My kill list goes something like this (From Most Likely to Least Likely to be allowed to die):

  1. Pets (except in the rare circumstances where they are tanking). Sorry hunters, you're beloved animal buddy is going to bite it first. It costs nothing but a rez and a piece of food to get them back in the game. Pets never have to repair, thus they can die.
  2. Damage classes who have a means to dump threat (feign death, feint, soul shatter, etc.) and are not performing repeatable crowd control for this pull.
  3. Damage classes who do not have a means to dump threat and are not performing repeatable crowd control for this pull.
  4. Damage classes who have a means to dump threat and are performing repeatable crowd control for this pull
  5. Damage classes who do not have a means to dump threat and are performing repeatable crowd control for this pull.
  6. Other healers
  7. Me
  8. Tanks
There seems to be a nasty clump in positions 2 through 5 where it's hard to see who is whom. Lets look at the classes and expound

Category 2 - classes who have a means to dump threat (feign death, feint, soul shatter, etc.) and are not performing repeatable crowd control for this pull.

Hunters, (shadow) priests, rogues and locks have some means to dump threat. Of these, only hunters (freezing trap) and priests (mind control, shackle) have repeatable control. If you're not doing this things, kill em in this category.

Category 3 - classes who do not have a means to dump threat and are not performing repeatable crowd control for this pull.

Druids (apart from cowering), mages (invisibility takes too long to cast), paladins, shamans and warriors have no threat dump. Only mages and druids (hibernate, cyclone, eventually entangling roots) have repeatable crowd control. If you're not doing these things, kill 'em.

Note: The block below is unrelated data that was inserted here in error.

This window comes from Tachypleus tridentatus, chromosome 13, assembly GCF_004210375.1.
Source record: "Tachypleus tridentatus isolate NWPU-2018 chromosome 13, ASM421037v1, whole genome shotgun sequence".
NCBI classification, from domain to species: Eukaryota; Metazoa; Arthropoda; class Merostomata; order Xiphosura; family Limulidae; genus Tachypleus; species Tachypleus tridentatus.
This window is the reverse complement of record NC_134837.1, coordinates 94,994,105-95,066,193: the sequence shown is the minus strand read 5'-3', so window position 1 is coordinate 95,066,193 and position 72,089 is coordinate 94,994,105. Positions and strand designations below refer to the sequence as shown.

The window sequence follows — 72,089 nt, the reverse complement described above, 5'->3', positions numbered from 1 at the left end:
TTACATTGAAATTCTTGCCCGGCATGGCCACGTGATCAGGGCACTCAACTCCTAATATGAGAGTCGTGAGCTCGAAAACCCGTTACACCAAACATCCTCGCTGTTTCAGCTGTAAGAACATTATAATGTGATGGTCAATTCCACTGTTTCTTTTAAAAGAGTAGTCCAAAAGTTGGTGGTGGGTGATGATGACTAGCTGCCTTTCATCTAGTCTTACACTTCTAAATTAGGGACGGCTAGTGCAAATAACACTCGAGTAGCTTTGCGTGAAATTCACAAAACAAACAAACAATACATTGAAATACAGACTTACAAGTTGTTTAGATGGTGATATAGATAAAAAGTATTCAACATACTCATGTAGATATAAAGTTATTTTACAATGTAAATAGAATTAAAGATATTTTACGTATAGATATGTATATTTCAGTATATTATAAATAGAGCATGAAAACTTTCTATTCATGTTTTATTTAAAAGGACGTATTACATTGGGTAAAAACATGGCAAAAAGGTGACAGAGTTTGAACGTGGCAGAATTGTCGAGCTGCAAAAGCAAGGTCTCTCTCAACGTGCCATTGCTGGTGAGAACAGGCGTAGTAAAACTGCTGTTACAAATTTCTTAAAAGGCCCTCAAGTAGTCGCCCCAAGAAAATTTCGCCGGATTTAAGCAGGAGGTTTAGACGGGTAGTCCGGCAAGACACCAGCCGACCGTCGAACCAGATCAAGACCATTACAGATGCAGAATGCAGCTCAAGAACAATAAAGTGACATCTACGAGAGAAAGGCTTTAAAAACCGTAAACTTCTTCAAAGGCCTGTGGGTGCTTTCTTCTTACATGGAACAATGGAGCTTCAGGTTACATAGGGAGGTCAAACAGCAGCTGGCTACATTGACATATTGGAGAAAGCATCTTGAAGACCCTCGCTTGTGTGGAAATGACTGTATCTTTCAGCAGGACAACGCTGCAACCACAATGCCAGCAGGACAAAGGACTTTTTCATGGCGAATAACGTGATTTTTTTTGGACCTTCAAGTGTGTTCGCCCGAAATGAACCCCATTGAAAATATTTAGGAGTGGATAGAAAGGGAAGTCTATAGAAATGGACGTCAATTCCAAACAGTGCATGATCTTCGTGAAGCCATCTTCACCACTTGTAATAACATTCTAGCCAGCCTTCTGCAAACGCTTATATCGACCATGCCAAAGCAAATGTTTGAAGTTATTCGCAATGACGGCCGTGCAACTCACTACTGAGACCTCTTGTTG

Category 4 - classes who have a means to dump threat and are performing repeatable crowd control for this pull

See Category 2. Kill the crowd controlling hunters and (shadow) priests here.

Category 5 - classes who do not have a means to dump threat and are performing repeatable crowd control for this pull.

See Category 3. Kill the crowd controlling mages and druids here.

And that's the whole kill list. And having this available, makes explaining your choices that much easier.

Friday, July 18, 2008

Hunter 101 - A primer

Note: Sorry if this one seems a little long. I play my hunter as my main now, and I'm pretty darned familiar with the ins and outs.

Hunter Role

The hunter’s role is easy. You only need look to BRK’s website to know that our number one role as a Hunter is providing Massive Quantities of Sustained Ranged Damage Per Second. We have other skills, discussed in other categories below, that we are expected to know and use appropriately. But at the core, if a hunter isn’t providing lots and lots of DPS, we’re not doing our jobs.

Luckily, the hunter is a “pure DPS” class. There is no spec that we can choose that doesn’t have at its core the requirement to kill things. It makes our jobs easy.
Possible Hunter Trees
The hunter has three trees available. Of these, one is mainly focused on the use of his or her pet, another is focused on pumping up the hunters ranged damage, and the last is about the hunter’s survivability and melee abilities. While all hunters will use skills from all trees, a hunter that focuses in a tree will be better at those abilities than a hunter who did not.

Hunter Defining Skills
Other than providing damage output, there are a few other things that are class defining. First and foremost, of course, is our pet. We are one of the two classes that have a constant companion in the form of a pet. Since you must control yourself and your pet (at least past level 10), a hunter can be more challenging to play than some of the other pure DPS classes.

Hunters also make good “pullers.” That is, with our extreme range we can often get the attention of mobs “down field” and relocate them to where our party wants to fight them. Picking a fight on your terms instead of the enemy’s terms can often be the difference between a won and a lost fight.